[The following is an adaption of (and in large parts identical to) a recent blog post by Anne Scheel that appeared on The 100% CI .]
Many, probably most empirical scientists use frequentist statistics to decide if a hypothesis should be rejected or accepted, in particular null hypothesis significance testing (NHST).
NHST works when we have access to all statistical tests that are being conducted. That way, we should at least in theory be able to see the 19 null results accompanying every statistical fluke (assuming an alpha level of 5%) and decide that effect X probably does not exist. But publication bias throws this off-kilter: When only or mainly significant results end up being published, whereas null results get p-hacked, file-drawered, or rejected, it becomes very difficult to tell false positive from true positive findings.
The number of true findings in the published literature depends on something significance tests can’t tell us: The base rate of true hypotheses we’re testing. If only a very small fraction of our hypotheses are true, we could always end up with more false positives than true positives (this is one of the main points of Ioannidis’ seminal 2005 paper).
When Felix Schönbrodt and Michael Zehetleitner released this great Shiny app a while ago, I remember having some vivid discussions with Felix about what the rate of true hypotheses in psychology may be. In his very nice accompanying blog post, Felix included a flowchart assuming that 30% of all tested hypotheses are true. At the time I found this grossly pessimistic: Surely our ability to develop hypotheses can’t be worse than a coin flip? We spent years studying our subject! We have theories! We are really smart! I honestly believed that the rate of true hypotheses we study should be at least 60%.
A few months ago, this interesting paper by Johnson, Payne, Want, Asher, & Mandal came out. They re-analysed 73 effects from the Reproducibility Project: Psychology and tried to model publication bias. I have to admit that I’m not maths-savvy enough to understand their model and judge their method, but they estimate that over 700 hypothesis tests were run to produce these 73 significant results. They assume that the statistical power for tests of true hypotheses was 75%, and that 7% of the tested hypotheses were true. Seven percent.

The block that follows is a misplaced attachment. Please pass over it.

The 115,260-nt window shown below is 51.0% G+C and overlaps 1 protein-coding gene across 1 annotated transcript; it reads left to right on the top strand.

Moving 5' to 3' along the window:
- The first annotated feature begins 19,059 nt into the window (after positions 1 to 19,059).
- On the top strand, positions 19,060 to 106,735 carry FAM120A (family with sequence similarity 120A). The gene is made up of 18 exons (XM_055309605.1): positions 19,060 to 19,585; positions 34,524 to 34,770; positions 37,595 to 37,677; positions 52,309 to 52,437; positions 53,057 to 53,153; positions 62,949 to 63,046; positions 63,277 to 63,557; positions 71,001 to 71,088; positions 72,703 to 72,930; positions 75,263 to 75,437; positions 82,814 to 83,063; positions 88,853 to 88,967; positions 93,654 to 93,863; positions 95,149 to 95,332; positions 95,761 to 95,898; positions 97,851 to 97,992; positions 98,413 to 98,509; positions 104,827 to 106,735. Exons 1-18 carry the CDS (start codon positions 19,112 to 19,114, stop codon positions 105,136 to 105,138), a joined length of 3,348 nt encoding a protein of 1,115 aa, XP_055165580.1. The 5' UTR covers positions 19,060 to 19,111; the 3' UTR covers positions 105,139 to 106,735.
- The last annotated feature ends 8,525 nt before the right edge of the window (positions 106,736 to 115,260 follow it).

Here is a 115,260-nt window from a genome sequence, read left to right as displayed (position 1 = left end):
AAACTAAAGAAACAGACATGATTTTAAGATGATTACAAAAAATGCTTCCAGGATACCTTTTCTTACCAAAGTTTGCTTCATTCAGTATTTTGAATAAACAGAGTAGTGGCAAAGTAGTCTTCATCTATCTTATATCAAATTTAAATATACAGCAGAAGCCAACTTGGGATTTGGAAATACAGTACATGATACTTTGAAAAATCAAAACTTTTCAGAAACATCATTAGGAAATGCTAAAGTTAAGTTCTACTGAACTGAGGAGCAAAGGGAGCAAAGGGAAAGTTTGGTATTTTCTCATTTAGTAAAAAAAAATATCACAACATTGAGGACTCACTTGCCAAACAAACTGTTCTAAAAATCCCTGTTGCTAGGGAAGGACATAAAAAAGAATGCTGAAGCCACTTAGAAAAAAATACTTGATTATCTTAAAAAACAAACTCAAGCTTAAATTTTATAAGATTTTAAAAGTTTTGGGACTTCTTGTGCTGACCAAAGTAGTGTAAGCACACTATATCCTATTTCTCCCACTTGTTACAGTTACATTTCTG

Er, ok, so not 60% then. To be fair to my naive 2015 self: this number refers to all hypothesis tests that were conducted, including p-hacking. That includes the one ANOVA main effect, the other main effect, the interaction effect, the same three tests without outliers, the same six tests with age as covariate, … and so on.
Let’s see what these numbers mean for the rates of true and false findings. For this we will need the positive predictive value (PPV) and the negative predictive value (NPV). I tend to forget what exactly they and their two siblings, FDR and FOR, stand for and how they are calculated, so added the table above as a cheat sheet.
Ok, now we got that out of the way, let’s stick the numbers estimated by Johnson et al. into a flowchart. You see that the positive predictive value is shockingly low: Of all significant results, only 53% are true. Wow. I must admit that even after reading Ioannidis (2005) several times, this hadn’t quite sunk in. If the 7% estimate is anywhere near the true rate, that basically means that we can flip a coin any time we see a significant result to estimate if it reflects a true effect.
But I want to draw your attention to the negative predictive value. The chance that a non-significant finding is true is 98%! Isn’t that amazing and heartening? In this scenario, null results are vastly more informative than significant results.
I know what you’re thinking: 7% is ridiculously low. Who knows what those statisticians put into their Club Mate when they calculated this? For those of you who are more like 2015 me and think psychologists are really smart, I plotted the PPV and NPV for different levels of power across the whole range of the true hypothesis rate, so you can pick your favourite one. I chose five levels of power: 21% (estimate for neuroscience by Button et al., 2013), 75% (Johnson et al. estimate), 80% and 95% (common conventions), and 99% (upper bound of what we can reach).